I find this a little troubling and puzzling, given what appears to be his less than impressive record on the ground, as described above.  I think this disconnect – seeming or real – is worth exploring.

First, it’s really important to understand what’s not happening here, and that is a case of cheap theatrical style covering for substance.  Obama, who is widely noted for his oratorical powers, is nearly the antithesis of the flamboyant speaker.  He isn’t a blowhard like the last president, he doesn’t feel my pain like the one before that, and he doesn’t play at rock star like, say, John Edwards.  He reads verbatim his carefully crafted speeches – much of the content of which is written by others – off of Teleprompters (a fact which somehow incenses regressives, much to my great amusement and delight), with hardly a change in volume throughout.  His delivery is not given in a monotone, but neither do his inflections change a lot.  Only his cadence really offers any variation, and only sometimes, borrowing as he does – but only just a little bit – from the African American church pastor’s stereotypical style.

This distinction between content and form is important to understand, because what it means is that he is really not so skilled an orator at all.  He is winning us over, to the extent that he does, with content, not so much style.  If there’s any doubt about this, try to imagine – though it is difficult to bear, to be sure – Obama reading any of the many speeches George W. Bush gave during his eight year long cowboy-impersonator-in-the-Oval-Office run.  Would one-tenth of the people who admire Obama’s speeches have the same reaction to him delivering a Bush howler?  I doubt it.

And that’s a good thing.  It means that Obama is speaking to the reasoning capacity in our heads, not the fear swishing about uncomfortably in our guts.  It reflects well (or, at least, better) on us, that we’ve finally grown up enough to prize, somewhat, intelligent political discourse rooted in logic and evidence, a maturity that has been sorely lacking in American politics for a long time, and at obscenely great cost here and especially abroad.

It may absolutely be the case that his rhetoric is still just rhetoric, however thoughtfully constructed.  And there are one or two scenarios, discussed below, in which this hollowness, if it were so, could prove disastrous for both him and us.

But consider, apart from those particular unfortunate circumstances, just what is accomplished by this abrupt shift in the content and tone of public addresses, moving from the last president to the current one.  I think there are four huge consequences, and I think to a certain degree these apply independent of what, if anything, this president delivers policy-wise.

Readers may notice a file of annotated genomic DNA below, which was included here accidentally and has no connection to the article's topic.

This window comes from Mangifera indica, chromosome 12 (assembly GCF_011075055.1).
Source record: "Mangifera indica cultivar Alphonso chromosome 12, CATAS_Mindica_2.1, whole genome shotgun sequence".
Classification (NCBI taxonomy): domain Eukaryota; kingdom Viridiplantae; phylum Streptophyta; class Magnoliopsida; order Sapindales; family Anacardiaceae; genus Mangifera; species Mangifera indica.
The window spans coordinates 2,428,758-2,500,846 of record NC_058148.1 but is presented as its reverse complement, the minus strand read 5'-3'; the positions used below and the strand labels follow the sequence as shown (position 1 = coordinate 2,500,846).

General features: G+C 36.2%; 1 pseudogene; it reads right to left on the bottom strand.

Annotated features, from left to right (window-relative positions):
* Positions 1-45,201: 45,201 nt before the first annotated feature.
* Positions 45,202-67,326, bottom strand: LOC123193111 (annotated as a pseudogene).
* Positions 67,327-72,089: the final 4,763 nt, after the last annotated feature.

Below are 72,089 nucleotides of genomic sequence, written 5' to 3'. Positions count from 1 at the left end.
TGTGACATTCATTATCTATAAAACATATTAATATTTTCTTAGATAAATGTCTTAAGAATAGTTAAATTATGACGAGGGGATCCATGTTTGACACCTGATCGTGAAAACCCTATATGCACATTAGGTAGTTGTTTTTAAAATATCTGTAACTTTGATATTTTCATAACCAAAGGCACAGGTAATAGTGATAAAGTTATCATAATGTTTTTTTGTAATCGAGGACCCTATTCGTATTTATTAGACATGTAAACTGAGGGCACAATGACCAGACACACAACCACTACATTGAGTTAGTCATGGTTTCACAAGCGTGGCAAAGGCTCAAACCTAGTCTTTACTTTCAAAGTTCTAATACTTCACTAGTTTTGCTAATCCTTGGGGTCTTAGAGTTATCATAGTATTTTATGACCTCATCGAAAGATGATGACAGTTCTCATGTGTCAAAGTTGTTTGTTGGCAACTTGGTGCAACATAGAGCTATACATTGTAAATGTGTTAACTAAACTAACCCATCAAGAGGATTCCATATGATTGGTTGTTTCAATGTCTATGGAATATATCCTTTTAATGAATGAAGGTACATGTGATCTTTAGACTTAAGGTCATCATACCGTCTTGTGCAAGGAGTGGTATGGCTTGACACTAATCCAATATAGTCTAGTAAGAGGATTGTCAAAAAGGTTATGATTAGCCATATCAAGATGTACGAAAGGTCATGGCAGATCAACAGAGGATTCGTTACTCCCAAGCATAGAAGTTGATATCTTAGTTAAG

First, at the most basic level, there is the content itself.  The power of the presidential bully pulpit should never be underestimated.  Indeed, this power to persuade is, in most situations, the most effective weapon in the presidential arsenal, notwithstanding the fact that it is nowhere enumerated in the Constitution, and wasn’t much in the minds of the Founders, either, who contemplated for the presidency – and got, for most of American history, up until FDR – more of a chief clerk subservient to Congress than a national leader and primary mover of policy.

Obama is a bit confusing at this level.  He often appears to be considerably more progressive than he is, or even than are his words.  This perceptual trick has much to do with him being young, black and fresh (Biden was right about that part), but much more to do with him not being Bush.  The last president not only made time stand still while history marched on, he actually bent the national arrow backwards.  Obama, by simply barely catching up with history, is therefore taking a great leap forward from where he found the country he inherited – but it’s not really much of a real jump, from the longer historical perspective.

At the same time, though, the guy says that Iraq was a war of choice.  He says that America has made mistakes in its past.  He says we need national healthcare.  He told graduating students at ASU that the pursuit of wealth – heretofore the very essence of our horrid little national ethos – represented an impoverished ambition.  He went to the Islamic world and talked with them as equals, rather than lecturing to them as a superior.

This stuff really matters, because it does literally persuade people.  In general, it seems a fundamental part of human nature that many people just want to be led.  Probably this is an intellectual laziness more than anything else, or maybe they’re working too hard trying to hold together their middle class perch with duct tape and fraying string, but whatever the cause, the psychology is pretty clear.  On any given issue, presidential rhetoric at its most basic level of persuasion can really matter, especially to the many people who prefer to let someone else do their thinking for them.